Cardiac risk assessment before the use of stimulant medications in children and youth: A joint position statement by the Canadian Paediatric Society, the Canadian Cardiovascular Society, and the Canadian Academy of Child and Adolescent Psychiatry
Warren AE, Hamilton RM, Bélanger SA, Gray C, Gow RM, Sanatani S, Côté JM, Lougheed J, LeBlanc J, Martin S, Miles B, Mitchell C, Gorman DA, Weiss M, Schachar R.
IWK Health Centre, Dalhousie University, Halifax, Nova Scotia.
Can J Cardiol. 2009 Nov;25(11):625-30.
Regulatory decisions and scientific statements regarding the management of attention-deficit hyperactivity disorder (ADHD) raise questions about the safety of medications and the appropriate pretreatment evaluation to determine suitability for treatment with medication.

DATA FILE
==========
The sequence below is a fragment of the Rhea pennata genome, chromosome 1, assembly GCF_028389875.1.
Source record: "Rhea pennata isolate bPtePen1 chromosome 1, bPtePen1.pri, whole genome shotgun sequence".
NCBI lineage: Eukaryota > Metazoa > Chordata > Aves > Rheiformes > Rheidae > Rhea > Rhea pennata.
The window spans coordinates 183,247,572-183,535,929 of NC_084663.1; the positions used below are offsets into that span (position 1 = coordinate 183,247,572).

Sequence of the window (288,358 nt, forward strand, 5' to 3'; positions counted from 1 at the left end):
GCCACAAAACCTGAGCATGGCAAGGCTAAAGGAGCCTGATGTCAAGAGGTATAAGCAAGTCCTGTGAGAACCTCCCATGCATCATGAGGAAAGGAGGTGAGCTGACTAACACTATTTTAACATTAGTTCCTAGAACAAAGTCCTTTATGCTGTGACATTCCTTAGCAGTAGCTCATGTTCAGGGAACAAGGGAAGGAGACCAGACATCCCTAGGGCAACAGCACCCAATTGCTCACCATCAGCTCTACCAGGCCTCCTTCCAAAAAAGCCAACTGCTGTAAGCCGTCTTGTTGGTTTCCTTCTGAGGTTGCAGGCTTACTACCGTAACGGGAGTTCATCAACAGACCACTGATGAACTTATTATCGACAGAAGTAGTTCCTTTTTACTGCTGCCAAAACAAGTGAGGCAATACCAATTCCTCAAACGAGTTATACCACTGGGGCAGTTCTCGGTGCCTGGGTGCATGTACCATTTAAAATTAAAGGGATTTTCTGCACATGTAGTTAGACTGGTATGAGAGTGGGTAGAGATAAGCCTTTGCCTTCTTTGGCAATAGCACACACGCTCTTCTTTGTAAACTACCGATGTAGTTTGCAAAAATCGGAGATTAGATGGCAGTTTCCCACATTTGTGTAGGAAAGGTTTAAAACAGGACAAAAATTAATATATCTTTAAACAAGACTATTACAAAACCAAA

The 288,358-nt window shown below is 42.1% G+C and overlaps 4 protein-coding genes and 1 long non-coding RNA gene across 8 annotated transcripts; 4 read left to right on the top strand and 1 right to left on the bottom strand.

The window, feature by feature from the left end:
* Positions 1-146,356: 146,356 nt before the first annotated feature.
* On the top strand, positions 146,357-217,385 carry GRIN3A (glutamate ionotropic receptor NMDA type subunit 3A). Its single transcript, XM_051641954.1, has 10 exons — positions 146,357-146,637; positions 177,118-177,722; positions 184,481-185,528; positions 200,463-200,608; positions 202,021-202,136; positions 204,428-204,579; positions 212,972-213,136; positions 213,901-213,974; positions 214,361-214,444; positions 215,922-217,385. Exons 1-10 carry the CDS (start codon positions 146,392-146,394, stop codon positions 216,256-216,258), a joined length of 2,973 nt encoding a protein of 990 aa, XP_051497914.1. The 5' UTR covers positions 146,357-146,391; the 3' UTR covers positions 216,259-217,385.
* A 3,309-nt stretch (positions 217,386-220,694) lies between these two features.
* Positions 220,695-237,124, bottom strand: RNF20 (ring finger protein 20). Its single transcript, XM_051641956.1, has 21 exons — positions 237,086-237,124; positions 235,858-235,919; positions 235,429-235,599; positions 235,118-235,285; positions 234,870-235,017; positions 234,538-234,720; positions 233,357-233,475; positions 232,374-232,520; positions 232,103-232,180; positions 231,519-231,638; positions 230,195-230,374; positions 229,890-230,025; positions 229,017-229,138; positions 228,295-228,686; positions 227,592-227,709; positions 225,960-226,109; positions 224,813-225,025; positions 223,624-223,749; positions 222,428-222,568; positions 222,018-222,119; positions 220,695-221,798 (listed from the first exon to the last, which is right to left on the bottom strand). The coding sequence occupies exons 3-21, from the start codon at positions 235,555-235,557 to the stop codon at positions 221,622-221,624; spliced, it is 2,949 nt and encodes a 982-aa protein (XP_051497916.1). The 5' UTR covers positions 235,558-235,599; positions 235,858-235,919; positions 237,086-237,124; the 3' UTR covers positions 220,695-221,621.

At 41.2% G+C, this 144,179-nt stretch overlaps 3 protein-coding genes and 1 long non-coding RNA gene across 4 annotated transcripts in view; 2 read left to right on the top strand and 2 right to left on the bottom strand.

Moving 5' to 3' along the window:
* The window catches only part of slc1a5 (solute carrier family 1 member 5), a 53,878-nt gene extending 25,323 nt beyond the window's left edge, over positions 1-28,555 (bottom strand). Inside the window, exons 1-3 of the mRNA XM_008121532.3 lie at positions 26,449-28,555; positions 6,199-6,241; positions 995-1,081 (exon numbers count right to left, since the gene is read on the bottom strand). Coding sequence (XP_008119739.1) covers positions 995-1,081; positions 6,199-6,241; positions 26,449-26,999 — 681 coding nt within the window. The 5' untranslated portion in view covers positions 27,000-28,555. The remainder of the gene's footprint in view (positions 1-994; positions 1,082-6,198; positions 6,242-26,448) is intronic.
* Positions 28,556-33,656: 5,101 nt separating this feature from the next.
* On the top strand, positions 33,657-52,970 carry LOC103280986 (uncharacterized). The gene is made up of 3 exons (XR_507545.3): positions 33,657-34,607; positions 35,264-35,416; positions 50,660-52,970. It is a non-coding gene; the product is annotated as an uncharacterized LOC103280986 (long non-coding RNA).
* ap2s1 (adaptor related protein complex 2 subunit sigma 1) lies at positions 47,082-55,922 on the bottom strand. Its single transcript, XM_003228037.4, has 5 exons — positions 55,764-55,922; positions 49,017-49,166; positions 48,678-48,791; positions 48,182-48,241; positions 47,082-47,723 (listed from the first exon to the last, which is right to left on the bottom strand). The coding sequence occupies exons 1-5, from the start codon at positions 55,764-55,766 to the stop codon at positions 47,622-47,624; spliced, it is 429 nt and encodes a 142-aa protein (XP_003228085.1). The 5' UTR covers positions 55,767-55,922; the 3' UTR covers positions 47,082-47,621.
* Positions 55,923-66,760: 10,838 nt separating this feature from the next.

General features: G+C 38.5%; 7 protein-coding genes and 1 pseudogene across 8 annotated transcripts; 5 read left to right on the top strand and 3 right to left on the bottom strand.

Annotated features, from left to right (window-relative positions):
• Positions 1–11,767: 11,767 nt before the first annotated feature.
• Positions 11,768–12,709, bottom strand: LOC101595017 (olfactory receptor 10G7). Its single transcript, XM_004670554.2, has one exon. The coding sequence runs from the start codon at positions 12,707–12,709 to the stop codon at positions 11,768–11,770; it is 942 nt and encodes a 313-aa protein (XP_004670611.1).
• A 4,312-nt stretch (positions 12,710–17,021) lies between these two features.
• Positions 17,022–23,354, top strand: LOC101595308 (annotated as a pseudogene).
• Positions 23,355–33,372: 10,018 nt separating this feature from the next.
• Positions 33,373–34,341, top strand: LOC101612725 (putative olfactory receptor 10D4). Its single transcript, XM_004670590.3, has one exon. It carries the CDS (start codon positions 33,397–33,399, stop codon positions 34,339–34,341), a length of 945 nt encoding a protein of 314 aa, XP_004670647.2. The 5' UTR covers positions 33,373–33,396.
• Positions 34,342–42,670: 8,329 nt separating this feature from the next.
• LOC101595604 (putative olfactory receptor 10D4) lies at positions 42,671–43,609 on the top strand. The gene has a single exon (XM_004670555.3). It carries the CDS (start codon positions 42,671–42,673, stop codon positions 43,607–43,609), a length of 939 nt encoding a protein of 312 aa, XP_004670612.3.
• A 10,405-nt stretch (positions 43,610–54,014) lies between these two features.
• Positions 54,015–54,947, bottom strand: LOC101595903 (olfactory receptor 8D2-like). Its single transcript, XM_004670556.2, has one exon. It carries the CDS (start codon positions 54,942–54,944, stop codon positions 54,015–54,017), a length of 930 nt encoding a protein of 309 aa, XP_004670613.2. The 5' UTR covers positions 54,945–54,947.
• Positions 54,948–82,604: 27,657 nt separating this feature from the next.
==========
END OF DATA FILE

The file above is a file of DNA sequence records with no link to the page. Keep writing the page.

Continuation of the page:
This is particularly true in the setting of known structural or functional heart disease. The present paper reviews the available data, including peer-reviewed literature, data from the United States Food and Drug Administration Web site on reported adverse reactions in children using stimulant medication, and Health Canada data on the same problem. A consensus-based guideline on appropriate assessment is provided, based on input from members of the Canadian Paediatric Society, the Canadian Cardiovascular Society and the Canadian Academy of Child and Adolescent Psychiatry, with specific expertise and knowledge in the areas of both ADHD and pediatric cardiology. The present statement advocates a thorough history and physical examination before starting stimulant medications, with an emphasis on the identification of risk factors for sudden death, but does not routinely recommend electrocardiographic screening or cardiac subspecialist consultation unless indicated by history or physical examination findings. A checklist for identifying children who are potentially at risk of sudden death (independent of ADHD or medications used to treat it) is provided. Although recommendations are based on the best evidence currently available, the committee further agrees that more research on this subject is necessary to optimize the approach to this common clinical scenario.